A lot of the debate about Facebook vs. MySpace or any other social network is just a question of choice. It's a question of "where do you want to hang out?" That's why the students in Facebook will move on if Mom & Dad join. This is simply an update to the old prviate club, which may mean that we see more club type rules emerging online. The two principle rules are a) a new member has to be proposed by an existing member and b) through some form of voting arrangement a member can be "blackballed" (thrown out of the club). These type of exclusivity rules help ensure trust through member/peer pressure.

Looking Ahead

Looking at all these types of social networks, I see 4 questions that will drive the evolution of net-based social networks:

  1. When will the novelty of the medium recede and let the basic motivations come to the forefront? These issues go way, way back. The Freemasons secret handshake was an early solution to the trust issue. When I looked at the social networks that have existed in the real world throughout history and asked "what is different this time?" the answer was "it’s the medium, stupid." (Marshall McLuhan was a clever guy). The evolution of consumer behavior on the Internet has tended to go from "wow I can do that, way cool" to "so what, what does that do for me?"
  2. At what point do visibility and trust collide? I think this is the critical question determining the business value of social networks. There is an implicit assumption that Metcalfe’s Law applies. However if trust erodes, what’s the point of a network? The social network is valuable because it is exclusionary; MySpace is cooler/more valuable because older folks are not there, and that implies some optimal network size. However if this is true, it is a reverse network effect and that will have a crushing effect on social network valuations (but it may do wonders for social network enablers like Ning). So count me a skeptic on the Facebook "social graph" theory; it is a great pitch but I don’t buy it.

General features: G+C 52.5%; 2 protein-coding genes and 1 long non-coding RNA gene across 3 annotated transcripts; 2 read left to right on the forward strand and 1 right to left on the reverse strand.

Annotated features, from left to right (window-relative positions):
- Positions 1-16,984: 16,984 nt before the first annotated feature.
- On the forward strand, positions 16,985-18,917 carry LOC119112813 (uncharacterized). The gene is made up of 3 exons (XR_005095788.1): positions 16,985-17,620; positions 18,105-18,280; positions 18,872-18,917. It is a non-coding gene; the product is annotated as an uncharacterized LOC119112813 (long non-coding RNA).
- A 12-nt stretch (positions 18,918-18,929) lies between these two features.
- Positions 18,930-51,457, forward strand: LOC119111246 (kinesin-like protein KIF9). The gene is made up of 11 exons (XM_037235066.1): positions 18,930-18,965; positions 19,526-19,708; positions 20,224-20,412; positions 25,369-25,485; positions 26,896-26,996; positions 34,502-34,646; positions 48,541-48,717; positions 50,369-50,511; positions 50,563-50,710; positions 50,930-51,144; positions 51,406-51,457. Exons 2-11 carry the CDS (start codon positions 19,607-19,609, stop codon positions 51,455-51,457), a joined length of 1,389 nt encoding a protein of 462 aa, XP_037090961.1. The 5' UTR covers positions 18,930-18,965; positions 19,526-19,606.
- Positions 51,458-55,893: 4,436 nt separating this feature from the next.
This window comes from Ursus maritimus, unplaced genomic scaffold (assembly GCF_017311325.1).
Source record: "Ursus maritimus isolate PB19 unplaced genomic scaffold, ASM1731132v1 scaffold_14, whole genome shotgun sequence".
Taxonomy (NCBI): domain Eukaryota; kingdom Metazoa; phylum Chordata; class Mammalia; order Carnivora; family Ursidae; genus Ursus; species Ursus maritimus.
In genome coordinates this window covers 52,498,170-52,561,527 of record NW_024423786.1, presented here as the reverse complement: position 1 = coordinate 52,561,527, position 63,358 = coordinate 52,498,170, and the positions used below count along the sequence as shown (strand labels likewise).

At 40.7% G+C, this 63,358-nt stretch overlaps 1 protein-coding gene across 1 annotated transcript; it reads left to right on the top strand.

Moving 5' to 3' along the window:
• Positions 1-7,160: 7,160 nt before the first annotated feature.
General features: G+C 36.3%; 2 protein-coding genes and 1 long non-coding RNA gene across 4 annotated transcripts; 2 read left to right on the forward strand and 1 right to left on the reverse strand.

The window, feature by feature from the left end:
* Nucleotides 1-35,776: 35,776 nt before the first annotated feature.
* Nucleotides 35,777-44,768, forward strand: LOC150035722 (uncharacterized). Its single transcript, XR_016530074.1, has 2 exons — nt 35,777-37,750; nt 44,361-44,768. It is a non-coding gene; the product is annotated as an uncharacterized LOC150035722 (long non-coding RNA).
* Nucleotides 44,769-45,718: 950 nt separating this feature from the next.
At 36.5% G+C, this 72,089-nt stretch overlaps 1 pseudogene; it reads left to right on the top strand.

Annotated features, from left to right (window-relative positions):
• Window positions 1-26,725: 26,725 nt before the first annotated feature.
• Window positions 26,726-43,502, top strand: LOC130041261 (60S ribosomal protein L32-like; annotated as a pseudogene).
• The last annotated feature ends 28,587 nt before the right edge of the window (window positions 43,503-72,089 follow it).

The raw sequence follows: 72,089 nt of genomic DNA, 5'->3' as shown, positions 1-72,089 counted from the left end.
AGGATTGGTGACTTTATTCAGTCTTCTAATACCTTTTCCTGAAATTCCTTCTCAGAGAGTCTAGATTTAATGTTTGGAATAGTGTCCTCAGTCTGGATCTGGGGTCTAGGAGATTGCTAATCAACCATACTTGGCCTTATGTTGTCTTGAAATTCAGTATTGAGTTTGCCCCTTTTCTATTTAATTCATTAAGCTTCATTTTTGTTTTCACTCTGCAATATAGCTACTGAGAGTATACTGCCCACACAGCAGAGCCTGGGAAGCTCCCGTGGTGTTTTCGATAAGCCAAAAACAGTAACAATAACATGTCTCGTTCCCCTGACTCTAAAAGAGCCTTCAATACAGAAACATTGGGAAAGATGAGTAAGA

3. How can we be members of multiple networks? Most of us need to be members of multiple networks and these change as we get older (school to college to work to parenthood, etc.). Something like OpenID is part of the answer, but also tools to transfer our digital stuff between networks and decide what stuff goes in what network. This is where Alex's recent article describes the issues very well.
  4. How do we preserve the "strength of weak ties?" A network that is only strong ties (everybody knows everybody very well) is not valuable on its own. Genetically that can lead to birth defects, in companies it leads to stagnation, in social circles it can lead to snobbery/prejudice. The outsider with a new perspective is valuable. This is why blogging comments are so effective and some of the innovation around rating comments is interesting; it is porous rather than exclusionary, but the new tools may filter out the noise.

What do you think the future holds for social networking? Care to take a stab at the questions presented above? Care to pose any more? Leave your thoughts in the comments.